The New
Fall TV Shows

You Should Be Excited About

The New Fall TV Shows You Should Be Excited About

A scene from Westworld: a dark odyssey into artificial consciousness and human faults.

After a summer of reruns, reality TV and binging on old favorites, this is the week when television shows start returning and debuting. And while we'll continue to see season and series premieres through November, we've rounded up a few recommendations you don't want to skip out on—as well as one over-hyped reboot not worth your time.


The multi-talented Donald Glover is writer/creator and star of this melancholy masterpiece which debuted to widespread praise from fans, critics and the hip hop community alike. As "Earnest 'Earn' Marks," Glover is a college dropout trying to make a name for himself in the rap world while tackling family, sex and police brutality amidst the pursuit of a new American dream. The cast is stellar and there's still plenty of honest, authentic humor as well.

Watch It

Tuesdays at 10 pm ET/PT on FX

(debuted Sept. 6)

Designated Survivor

After a decade protecting the president on 24, Kiefer Sutherland finally has his own secret service detail. Here, he plays a low-ranking cabinet member who's thrust into the American presidency when Congress is wiped out by an attack during a State of the Union address. There's plenty of action and no shortage of stories here, sure, but Sutherland isn't torturing anyone or running around in a leather jacket this time.

Watch It

Wednesdays at 10 pm ET/PT on ABC

(debuted Sept. 21)

Son of Zorn

Fans of Archer and BoJack Horseman will likely dig this outlandish combination of live-action and animation. Jason Sudeikis plays Zorn: A He-Man like warrior from a faraway land called Zephyria (that's just different enough from He-Man's Eternia to avoid getting sued). As Sudeikis explains it, the show is "an old-school, classic sitcom with a demented, alpha male, obnoxious He-Man character as the dad."

Watch It

Sundays at 8:30 pm ET/PT on Fox

(debuted Sept. 25)

Marvel's Luke Cage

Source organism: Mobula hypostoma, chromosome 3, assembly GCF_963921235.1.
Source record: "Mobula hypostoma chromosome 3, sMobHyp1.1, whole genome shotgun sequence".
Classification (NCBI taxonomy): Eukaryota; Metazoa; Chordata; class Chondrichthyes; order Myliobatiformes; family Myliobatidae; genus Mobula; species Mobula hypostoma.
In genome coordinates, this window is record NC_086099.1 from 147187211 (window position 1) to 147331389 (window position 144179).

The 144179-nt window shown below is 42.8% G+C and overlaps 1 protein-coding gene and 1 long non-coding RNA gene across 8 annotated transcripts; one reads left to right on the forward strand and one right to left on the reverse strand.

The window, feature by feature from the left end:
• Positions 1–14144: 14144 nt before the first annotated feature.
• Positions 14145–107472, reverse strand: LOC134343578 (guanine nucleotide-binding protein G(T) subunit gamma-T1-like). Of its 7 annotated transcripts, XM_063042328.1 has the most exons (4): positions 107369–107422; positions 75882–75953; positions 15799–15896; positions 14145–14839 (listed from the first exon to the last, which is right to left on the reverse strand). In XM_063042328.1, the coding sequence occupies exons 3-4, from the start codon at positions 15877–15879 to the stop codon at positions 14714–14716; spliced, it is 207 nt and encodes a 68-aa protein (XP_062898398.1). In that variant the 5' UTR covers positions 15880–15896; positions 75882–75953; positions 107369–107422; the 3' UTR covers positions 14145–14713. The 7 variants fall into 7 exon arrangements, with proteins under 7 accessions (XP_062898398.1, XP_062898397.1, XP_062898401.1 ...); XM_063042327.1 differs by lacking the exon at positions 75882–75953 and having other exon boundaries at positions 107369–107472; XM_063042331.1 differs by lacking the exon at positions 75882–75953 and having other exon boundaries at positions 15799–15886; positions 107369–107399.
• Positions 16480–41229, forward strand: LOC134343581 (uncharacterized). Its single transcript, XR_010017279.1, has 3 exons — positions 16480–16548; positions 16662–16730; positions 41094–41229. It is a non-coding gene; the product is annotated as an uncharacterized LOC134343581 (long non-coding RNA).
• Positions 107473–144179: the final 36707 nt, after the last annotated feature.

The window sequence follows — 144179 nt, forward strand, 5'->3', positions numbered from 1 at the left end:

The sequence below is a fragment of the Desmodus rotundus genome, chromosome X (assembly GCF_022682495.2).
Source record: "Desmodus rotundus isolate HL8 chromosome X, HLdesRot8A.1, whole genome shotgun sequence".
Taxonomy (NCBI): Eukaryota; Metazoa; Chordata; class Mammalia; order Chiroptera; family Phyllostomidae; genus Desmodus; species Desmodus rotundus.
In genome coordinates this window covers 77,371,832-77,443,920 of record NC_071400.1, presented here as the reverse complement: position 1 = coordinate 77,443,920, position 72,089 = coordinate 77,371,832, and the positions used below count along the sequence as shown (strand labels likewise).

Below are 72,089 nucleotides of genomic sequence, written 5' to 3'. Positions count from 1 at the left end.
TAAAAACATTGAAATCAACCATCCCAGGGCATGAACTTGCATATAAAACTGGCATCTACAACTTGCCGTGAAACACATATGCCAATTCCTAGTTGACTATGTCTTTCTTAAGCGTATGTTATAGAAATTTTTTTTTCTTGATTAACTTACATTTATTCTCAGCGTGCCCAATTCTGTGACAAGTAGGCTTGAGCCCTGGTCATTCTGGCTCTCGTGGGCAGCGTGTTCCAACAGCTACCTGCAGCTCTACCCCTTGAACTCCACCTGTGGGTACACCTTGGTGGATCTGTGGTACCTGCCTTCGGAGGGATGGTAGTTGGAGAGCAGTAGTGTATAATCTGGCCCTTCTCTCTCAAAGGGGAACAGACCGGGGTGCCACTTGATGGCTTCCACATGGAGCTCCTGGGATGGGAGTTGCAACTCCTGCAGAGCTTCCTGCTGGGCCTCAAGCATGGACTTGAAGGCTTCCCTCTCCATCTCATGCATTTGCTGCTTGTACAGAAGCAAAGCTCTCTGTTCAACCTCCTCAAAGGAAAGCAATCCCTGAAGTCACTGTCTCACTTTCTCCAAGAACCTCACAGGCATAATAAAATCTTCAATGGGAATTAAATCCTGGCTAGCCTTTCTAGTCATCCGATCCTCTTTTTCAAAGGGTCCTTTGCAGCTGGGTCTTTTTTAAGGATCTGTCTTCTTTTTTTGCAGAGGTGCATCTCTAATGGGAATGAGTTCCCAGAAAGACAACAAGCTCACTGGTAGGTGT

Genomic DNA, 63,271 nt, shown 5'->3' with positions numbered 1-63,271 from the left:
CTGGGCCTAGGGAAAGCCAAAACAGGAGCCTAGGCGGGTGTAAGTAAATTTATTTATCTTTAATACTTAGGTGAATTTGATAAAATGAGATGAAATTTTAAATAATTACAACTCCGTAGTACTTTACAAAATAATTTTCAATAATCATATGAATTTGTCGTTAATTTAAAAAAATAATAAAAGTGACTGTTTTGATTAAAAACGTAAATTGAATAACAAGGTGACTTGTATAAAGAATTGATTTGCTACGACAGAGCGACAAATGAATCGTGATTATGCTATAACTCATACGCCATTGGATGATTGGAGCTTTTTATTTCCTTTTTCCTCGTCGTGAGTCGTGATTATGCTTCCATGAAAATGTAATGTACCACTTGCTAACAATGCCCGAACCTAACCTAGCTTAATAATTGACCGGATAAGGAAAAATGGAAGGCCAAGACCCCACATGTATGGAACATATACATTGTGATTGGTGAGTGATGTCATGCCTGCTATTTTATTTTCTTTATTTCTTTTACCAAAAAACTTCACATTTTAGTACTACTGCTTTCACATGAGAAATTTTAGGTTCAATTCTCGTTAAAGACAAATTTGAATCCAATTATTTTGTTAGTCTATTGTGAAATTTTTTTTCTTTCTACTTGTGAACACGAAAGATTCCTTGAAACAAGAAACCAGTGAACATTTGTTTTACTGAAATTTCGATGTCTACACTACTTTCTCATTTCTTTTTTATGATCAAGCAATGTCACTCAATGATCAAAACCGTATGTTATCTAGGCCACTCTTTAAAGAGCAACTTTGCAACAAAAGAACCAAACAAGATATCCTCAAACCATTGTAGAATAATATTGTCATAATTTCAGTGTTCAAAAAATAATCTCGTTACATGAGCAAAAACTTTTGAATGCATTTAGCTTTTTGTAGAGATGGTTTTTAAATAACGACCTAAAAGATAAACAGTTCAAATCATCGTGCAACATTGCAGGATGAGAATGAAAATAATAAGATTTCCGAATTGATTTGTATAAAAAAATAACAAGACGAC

A spin-off from Marvel's award-winning Jessica Jones, Luke Cage isn't your typical superhero. A wrongfully imprisoned ex-convict with bulletproof skin, he isn't out to save the universe, and he doesn't wear a flashy costume. He does, rather cleverly, wear a hoodie. Despite his superhuman strength, Cage keeps a low profile until he's caught between a trigger-happy crime lord and an intrepid police officer. As the show's tagline states: "He wasn't looking for a fight, but the people need a hero." And this is the superhero show America needs.

Watch It

On Netflix

(available Sept. 30)


Based on Michael Crichton's 1973 film of the same name, this show reframes the classic monsters-run-amok plot line. Westworld is a futuristic theme park populated with androids, played by the likes of Thandie Newton and Evan Rachel Wood, who are so remarkably human, even they forget they're machines. People come to this Old West environment to enjoy safe, guilt-free shoot-outs, saloon nights and dalliances with prostitutes. But the audience watches as the robots become more human while the humans become less so.

Watch It

Sundays at 9 pm ET/PT on HBO

(debuting Oct. 2)

Good Behavior

Michelle Dockery's new role is a long way from the heiress Lady Mary on Downton Abbey. She plays a con artist and a thief, fresh out of prison, who overhears a hitman (played by Juan Diego Botto) being contracted to murder a man's wife. She intervenes and the two become embroiled in a complicated sexual and professional relationship. If you're tuning into the 10-episode series, based on novellas by Blake Crouch, to see the dainty lady be bad, you won't be disappointed.

Watch It

Tuesdays at 9 pm ET/PT on TNT

(debuting Nov. 15)

And One
to Avoid

As kids growing up, we loved MacGyver. The series ran for seven seasons and its iconic ingenuity has been burned into the American culture. 25 years later, CBS is attempting to pass the Swiss Army knife with its annoying, uninspired and overly simplified prequel. Apparently the pilot was so bad, the network scrapped it entirely and reshot. While that kind of tinkering is worthy of MacGyver's legacy, this bad quasi-spy show just isn't.